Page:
Executive branch: chief of state: King Sultan ABDULLAH Sultan Ahmad Shah (since 24 January 2019); note - King MUHAMMAD V (formerly known as Tuanku Muhammad Faris Petra) (selected on 14 October 2016; installed on 13 December 2016) resigned on 6 January 2019; the position of the king is primarily ceremonial, but he is the final arbiter on the appointment of the prime minister

head of government: Prime Minister MAHATHIR bin Mohamad (since 10 May 2018); Deputy Prime Minister WAN AZIZAH Wan Ismail (since 21 May 2018)

cabinet: Cabinet appointed by the prime minister from among members of Parliament with the consent of the king elections/appointments: king elected by and from the hereditary rulers of 9 states for a 5-year term; election is on a rotational basis among rulers of the 9 states; election last held on 24 January 2019 (next to be held in 2024); prime minister designated from among members of the House of Representatives; following legislative elections, the leader who commands support of the majority of members in the House becomes prime minister
Legislative branch: description: bicameral Parliament or Parlimen consists of: Senate or Dewan Negara (70 seats; 44 members appointed by the king and 26 indirectly elected by 13 state legislatures; members serve 3-year terms) House of Representatives or Dewan Rakyat (222 seats; members directly elected in single-seat constituencies by simple majority vote to serve 5-year terms)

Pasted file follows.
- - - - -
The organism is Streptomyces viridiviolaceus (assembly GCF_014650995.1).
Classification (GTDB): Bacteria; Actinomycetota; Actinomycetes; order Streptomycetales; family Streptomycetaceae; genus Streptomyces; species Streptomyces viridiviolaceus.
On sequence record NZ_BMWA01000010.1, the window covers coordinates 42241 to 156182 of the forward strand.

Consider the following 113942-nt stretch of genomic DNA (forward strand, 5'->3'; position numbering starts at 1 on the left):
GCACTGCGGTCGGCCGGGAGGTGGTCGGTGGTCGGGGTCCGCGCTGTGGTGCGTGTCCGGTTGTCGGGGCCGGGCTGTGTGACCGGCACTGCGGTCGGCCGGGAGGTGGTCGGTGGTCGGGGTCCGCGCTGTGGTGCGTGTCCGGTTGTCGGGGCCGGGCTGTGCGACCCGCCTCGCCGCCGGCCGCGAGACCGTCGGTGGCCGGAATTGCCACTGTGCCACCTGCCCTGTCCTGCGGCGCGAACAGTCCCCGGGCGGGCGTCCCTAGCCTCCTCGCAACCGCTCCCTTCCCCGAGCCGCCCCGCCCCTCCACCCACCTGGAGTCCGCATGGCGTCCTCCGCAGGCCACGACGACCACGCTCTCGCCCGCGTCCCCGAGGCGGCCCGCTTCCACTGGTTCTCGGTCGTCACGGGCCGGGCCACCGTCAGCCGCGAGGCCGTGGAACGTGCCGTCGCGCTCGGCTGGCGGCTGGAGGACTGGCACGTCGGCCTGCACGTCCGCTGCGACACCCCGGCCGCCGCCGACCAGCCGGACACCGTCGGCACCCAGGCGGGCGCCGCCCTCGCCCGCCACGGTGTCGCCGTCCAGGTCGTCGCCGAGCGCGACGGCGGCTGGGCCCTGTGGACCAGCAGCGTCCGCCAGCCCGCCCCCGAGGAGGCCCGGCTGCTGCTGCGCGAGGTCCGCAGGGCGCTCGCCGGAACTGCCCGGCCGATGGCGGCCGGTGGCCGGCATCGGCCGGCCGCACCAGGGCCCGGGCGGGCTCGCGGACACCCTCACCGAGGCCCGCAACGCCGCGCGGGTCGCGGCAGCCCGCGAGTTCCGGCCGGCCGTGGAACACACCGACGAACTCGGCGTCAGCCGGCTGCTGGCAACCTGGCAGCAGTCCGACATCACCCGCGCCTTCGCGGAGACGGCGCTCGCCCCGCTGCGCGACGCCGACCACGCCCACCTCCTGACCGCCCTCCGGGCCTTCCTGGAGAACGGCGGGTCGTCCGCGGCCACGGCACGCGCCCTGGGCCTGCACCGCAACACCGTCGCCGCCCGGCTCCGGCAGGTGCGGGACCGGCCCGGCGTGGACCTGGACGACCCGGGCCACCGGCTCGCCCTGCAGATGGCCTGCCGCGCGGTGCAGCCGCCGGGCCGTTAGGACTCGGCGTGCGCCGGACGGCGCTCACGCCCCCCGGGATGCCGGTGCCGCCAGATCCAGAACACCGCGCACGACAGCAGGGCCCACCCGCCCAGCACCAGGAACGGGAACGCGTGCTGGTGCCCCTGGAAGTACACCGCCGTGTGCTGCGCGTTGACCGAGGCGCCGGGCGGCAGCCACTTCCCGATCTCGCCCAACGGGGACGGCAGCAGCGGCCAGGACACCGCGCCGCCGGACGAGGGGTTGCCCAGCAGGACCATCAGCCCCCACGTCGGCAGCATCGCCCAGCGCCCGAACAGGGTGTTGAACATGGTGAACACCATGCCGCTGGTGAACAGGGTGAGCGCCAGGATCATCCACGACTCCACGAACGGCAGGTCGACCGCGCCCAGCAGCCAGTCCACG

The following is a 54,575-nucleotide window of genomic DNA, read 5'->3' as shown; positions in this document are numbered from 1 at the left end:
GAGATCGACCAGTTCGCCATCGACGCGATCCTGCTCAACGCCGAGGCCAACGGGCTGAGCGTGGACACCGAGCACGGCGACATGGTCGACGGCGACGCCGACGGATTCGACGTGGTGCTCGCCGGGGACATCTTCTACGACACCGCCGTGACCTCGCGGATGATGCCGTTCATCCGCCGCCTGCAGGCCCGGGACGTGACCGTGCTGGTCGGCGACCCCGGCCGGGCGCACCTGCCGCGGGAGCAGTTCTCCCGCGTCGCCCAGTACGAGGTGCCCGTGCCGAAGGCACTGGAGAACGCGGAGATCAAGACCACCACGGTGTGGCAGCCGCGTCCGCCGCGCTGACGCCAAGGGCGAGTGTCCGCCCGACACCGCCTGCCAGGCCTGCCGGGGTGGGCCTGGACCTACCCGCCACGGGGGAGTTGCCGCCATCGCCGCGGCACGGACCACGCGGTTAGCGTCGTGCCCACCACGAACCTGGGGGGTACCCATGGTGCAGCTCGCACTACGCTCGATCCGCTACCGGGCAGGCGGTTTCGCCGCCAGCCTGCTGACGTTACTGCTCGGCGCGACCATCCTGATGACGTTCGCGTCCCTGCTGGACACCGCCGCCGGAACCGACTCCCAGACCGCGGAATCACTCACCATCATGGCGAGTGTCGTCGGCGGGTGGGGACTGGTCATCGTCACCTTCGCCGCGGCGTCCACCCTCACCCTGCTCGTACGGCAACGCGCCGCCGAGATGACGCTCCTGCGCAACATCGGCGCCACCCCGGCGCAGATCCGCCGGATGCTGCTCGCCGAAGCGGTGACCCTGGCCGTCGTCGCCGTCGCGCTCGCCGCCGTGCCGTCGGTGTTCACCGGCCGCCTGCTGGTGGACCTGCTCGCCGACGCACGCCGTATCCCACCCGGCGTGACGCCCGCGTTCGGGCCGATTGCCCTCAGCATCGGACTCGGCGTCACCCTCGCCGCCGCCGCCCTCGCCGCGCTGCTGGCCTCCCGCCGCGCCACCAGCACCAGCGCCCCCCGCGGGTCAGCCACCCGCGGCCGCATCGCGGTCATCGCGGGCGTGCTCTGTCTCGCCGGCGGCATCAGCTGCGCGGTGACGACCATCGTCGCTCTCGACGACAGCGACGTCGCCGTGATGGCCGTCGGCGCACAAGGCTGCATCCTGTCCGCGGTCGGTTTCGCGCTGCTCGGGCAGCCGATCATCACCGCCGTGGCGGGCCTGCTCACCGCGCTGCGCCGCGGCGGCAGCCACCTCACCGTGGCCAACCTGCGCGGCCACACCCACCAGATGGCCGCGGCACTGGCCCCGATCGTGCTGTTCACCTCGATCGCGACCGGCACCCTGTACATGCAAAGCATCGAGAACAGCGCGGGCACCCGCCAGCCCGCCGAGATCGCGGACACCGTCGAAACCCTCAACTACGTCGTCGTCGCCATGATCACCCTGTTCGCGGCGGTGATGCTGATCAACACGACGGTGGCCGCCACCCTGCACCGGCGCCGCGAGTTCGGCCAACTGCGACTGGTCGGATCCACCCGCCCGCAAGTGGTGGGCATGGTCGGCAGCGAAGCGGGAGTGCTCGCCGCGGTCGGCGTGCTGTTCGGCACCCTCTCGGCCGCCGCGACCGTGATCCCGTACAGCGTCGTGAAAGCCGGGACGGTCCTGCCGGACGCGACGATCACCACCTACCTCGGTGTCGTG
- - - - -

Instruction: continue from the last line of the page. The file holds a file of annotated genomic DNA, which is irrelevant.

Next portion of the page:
elections:   Senate - appointed House of Representatives - last held on 9 May 2018 (next to be held no later than May 2023)

election results: Senate - appointed; composition - men 54, women 14, percent of women 20.6% House of Representatives - percent of vote by party/coalition - PH 45.6%, BN 33.8%, PAS 16.9%, WARISAN 2.3%, other 1.4%; seats by party/coalition - PH 113, BN 79, PAS 18, WARISAN 8, USA 1, independent 3; composition - men 199, women 23, percent of women 10.4%; note - total Parliament percent of women 12.8% note: as of March 2019, seats by party - PH 129, BN 40, GS 18, GPS 18, WARISAN 9, GBS 3, UPKO 1, PSB 1, independent 3